Surgery, University of Illinois Medical Center at Chicago
Born in Buenos Aires, Santiago Horgan, 40, is the great-grandson of an Irishman who moved to Argentina in the 19th century to help build the railways there. Like his name, Horgan’s medical duties at UIC also have a kind of duality: he serves as director of both the Minimally Invasive Surgery and Robotic Surgery Department and the Minimally Invasive Bariatric Center, which offers surgical solutions to obesity.
Q. To battle obesity, you have recently begun using an alternative to gastric bypass, the Lap-Band Adjustable Gastric Banding System. What is that?
A. It is a ring that we place in the stomach in order to create an hourglass shape. The upper part [of the hourglass] is very tiny—the size of an egg—and the lower part is the rest of your stomach. What that band does is make you feel fuller quicker. It takes your hunger away.
Q. Unlike a gastric bypass, the Lap-Band can be adjusted following surgery. How does that work?
A. Inside that ring, there is a balloon that we can inflate slowly [by inserting a needle into a permanent portal in the abdomen]. That allows us to tailor how much the patient is eating based on his needs. That’s the beauty. We can make it tighter, or we can make it looser.
Q. You are also conducting trials to win approval from the FDA to perform this surgery on children. Why is that so important?
A. My main concern is that obesity is impacting kids, and these kids will be adults in 20 years. If we already have obese kids, this is going to be an obese society if we don’t stop it. We need to be more aggressive; we need to change dramatically the way we eat.
Q. How do you decide which obese patients might benefit from surgery?
A. We use BMI: body mass index. If your BMI is more than 40, you would benefit from an operation. If your BMI is more than 35 and you have diabetes, high blood pressure, coronary artery disease, or sleep apnea, you qualify for an operation.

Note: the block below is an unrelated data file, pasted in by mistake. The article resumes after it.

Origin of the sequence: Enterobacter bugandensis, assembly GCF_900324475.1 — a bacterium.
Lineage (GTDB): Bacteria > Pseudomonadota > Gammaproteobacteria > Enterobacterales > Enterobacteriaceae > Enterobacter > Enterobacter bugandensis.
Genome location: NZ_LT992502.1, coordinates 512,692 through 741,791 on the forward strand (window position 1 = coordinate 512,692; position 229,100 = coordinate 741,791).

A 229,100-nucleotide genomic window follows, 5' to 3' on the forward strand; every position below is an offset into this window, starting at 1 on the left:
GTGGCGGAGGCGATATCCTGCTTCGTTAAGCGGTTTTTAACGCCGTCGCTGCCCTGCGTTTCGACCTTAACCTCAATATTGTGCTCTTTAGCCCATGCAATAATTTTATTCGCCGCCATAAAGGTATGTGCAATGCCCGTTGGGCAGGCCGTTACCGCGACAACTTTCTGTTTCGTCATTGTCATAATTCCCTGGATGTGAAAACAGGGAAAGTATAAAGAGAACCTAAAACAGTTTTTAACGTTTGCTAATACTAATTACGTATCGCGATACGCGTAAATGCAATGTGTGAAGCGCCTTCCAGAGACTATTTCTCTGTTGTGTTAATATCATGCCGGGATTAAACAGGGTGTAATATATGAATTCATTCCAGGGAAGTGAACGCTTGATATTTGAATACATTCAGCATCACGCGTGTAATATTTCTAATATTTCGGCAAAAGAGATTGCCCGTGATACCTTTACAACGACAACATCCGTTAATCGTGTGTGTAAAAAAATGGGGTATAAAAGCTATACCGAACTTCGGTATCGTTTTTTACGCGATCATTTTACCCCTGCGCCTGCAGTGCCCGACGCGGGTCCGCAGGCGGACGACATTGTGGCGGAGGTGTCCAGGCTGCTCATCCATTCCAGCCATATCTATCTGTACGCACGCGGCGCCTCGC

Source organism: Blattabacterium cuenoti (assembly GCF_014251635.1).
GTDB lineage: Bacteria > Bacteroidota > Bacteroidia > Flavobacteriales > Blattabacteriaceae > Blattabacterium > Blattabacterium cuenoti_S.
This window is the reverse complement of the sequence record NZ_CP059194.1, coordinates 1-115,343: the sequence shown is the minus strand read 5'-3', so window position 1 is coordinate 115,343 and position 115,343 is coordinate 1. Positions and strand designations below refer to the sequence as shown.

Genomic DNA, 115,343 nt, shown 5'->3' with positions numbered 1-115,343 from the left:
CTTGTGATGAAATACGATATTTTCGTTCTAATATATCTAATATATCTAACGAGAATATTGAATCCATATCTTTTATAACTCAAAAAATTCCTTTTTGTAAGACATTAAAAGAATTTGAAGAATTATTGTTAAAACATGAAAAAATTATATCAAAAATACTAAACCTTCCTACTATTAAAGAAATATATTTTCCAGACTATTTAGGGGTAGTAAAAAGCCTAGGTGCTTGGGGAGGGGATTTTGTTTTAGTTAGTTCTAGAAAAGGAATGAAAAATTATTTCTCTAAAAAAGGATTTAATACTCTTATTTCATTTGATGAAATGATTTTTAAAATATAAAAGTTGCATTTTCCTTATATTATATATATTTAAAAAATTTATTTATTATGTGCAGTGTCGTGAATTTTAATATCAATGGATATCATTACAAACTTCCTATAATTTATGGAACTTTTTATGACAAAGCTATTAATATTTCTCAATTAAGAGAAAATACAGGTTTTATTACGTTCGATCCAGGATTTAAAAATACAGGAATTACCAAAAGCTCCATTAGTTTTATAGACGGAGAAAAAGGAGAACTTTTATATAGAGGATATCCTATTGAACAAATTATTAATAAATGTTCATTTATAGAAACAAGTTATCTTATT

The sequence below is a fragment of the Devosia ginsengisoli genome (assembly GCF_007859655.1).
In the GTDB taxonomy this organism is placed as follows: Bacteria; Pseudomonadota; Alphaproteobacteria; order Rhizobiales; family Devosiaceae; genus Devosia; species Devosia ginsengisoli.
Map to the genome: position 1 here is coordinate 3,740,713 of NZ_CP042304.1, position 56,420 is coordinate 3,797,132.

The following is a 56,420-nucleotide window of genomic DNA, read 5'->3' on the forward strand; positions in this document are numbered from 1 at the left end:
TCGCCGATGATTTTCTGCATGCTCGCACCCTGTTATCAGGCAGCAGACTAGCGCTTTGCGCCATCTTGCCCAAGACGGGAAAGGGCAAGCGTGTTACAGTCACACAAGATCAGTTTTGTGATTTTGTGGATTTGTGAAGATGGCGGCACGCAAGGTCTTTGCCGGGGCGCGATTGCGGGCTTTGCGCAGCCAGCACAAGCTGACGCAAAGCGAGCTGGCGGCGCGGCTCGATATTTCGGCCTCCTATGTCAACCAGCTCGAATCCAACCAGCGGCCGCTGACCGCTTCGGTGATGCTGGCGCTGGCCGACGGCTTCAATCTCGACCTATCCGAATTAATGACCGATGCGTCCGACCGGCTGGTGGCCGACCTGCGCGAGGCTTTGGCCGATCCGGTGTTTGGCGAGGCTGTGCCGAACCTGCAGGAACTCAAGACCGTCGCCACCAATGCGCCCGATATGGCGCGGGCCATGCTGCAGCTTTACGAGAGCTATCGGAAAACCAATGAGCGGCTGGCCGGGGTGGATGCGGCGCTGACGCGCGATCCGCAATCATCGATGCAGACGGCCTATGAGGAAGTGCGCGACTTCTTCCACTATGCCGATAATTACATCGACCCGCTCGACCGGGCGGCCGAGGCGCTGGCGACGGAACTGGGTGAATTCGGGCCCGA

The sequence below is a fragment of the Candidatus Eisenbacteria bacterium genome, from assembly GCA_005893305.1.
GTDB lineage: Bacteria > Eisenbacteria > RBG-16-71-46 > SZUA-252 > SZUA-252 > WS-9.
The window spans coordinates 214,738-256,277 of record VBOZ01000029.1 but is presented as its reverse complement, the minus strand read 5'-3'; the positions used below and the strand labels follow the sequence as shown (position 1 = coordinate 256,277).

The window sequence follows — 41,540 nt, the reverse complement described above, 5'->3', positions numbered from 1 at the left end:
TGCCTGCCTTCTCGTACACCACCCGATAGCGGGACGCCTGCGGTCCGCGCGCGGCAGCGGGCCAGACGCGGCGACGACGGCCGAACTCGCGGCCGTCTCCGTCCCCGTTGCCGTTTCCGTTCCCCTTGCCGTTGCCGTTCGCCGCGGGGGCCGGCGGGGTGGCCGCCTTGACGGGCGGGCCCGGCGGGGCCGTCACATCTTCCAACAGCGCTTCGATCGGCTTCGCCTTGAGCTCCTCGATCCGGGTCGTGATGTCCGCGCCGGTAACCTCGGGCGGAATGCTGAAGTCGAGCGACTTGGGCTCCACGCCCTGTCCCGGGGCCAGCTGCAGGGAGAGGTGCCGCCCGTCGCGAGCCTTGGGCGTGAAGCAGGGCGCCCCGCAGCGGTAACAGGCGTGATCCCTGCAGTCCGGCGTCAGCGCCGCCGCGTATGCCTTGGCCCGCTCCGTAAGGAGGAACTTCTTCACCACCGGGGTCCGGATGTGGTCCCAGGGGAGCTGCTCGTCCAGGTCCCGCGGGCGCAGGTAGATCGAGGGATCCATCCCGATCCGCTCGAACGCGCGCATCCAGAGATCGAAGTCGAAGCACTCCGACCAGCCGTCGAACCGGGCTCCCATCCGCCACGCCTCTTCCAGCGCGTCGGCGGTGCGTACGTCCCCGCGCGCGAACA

Q. Since 2000, you have been employing the robotic da Vinci Surgical System at UIC. What are its advantages over standard laparoscopic surgery?
A. What the robot brings to the equation is the ability for the surgeon to operate away from the patient. In theory, in the future I could be operating [in Chicago], and the patient could be in New York. In addition, the camera has real 3-D, and the system has a wrist action, which is very unique. It is like I am operating with tiny hands inside the belly, so the things I do are much more accurate.
Q. Where does robotic surgery currently have the most promise?
A. We are trying to identify that [robotics] is not just a fancy tool. In kidney transplantation, we can clearly do the extraction of the kidney safer, quicker, and with fewer complications. With cancer of the esophagus, we can remove the esophagus with a tiny incision, without needing to open your chest or your belly. We couldn’t do that as well laparoscopically. Prostatectomy [surgical removal of the prostate gland] is becoming one of the leading operations to be treated by the robot because it diminishes the possible complication of impotence. You can see the nerves better and you don’t have tremor. It really improves patient care, which is what this is all about.